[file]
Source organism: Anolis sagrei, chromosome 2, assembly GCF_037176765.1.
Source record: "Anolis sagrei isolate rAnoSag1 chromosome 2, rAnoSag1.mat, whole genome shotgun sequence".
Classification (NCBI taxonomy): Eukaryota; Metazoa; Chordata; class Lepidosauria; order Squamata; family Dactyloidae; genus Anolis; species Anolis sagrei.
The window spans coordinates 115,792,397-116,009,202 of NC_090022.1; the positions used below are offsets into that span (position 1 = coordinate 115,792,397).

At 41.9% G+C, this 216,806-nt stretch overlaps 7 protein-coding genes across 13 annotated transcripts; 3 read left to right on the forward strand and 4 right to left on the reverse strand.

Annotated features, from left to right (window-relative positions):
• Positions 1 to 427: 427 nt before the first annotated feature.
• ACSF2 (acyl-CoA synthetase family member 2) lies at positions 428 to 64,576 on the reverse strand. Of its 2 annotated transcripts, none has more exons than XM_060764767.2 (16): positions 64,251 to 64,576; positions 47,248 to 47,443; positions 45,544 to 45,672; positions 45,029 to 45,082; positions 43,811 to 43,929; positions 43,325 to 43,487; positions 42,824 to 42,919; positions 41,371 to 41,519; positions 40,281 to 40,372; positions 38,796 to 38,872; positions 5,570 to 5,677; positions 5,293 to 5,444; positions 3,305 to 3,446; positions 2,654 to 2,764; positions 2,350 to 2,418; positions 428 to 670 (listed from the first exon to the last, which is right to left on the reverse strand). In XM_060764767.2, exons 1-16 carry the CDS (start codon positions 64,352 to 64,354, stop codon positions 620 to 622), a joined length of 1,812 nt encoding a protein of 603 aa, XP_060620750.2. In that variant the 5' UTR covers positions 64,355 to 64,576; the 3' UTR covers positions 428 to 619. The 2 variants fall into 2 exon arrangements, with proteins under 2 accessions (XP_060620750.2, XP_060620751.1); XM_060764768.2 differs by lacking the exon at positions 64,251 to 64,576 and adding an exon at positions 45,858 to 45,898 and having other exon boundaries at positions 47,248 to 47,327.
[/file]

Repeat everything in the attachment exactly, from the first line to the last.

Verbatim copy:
Source organism: Anolis sagrei, chromosome 2, assembly GCF_037176765.1.
Source record: "Anolis sagrei isolate rAnoSag1 chromosome 2, rAnoSag1.mat, whole genome shotgun sequence".
Classification (NCBI taxonomy): Eukaryota; Metazoa; Chordata; class Lepidosauria; order Squamata; family Dactyloidae; genus Anolis; species Anolis sagrei.
The window spans coordinates 115,792,397-116,009,202 of NC_090022.1; the positions used below are offsets into that span (position 1 = coordinate 115,792,397).

At 41.9% G+C, this 216,806-nt stretch overlaps 7 protein-coding genes across 13 annotated transcripts; 3 read left to right on the forward strand and 4 right to left on the reverse strand.

Annotated features, from left to right (window-relative positions):
• Positions 1 to 427: 427 nt before the first annotated feature.
• ACSF2 (acyl-CoA synthetase family member 2) lies at positions 428 to 64,576 on the reverse strand. Of its 2 annotated transcripts, none has more exons than XM_060764767.2 (16): positions 64,251 to 64,576; positions 47,248 to 47,443; positions 45,544 to 45,672; positions 45,029 to 45,082; positions 43,811 to 43,929; positions 43,325 to 43,487; positions 42,824 to 42,919; positions 41,371 to 41,519; positions 40,281 to 40,372; positions 38,796 to 38,872; positions 5,570 to 5,677; positions 5,293 to 5,444; positions 3,305 to 3,446; positions 2,654 to 2,764; positions 2,350 to 2,418; positions 428 to 670 (listed from the first exon to the last, which is right to left on the reverse strand). In XM_060764767.2, exons 1-16 carry the CDS (start codon positions 64,352 to 64,354, stop codon positions 620 to 622), a joined length of 1,812 nt encoding a protein of 603 aa, XP_060620750.2. In that variant the 5' UTR covers positions 64,355 to 64,576; the 3' UTR covers positions 428 to 619. The 2 variants fall into 2 exon arrangements, with proteins under 2 accessions (XP_060620750.2, XP_060620751.1); XM_060764768.2 differs by lacking the exon at positions 64,251 to 64,576 and adding an exon at positions 45,858 to 45,898 and having other exon boundaries at positions 47,248 to 47,327.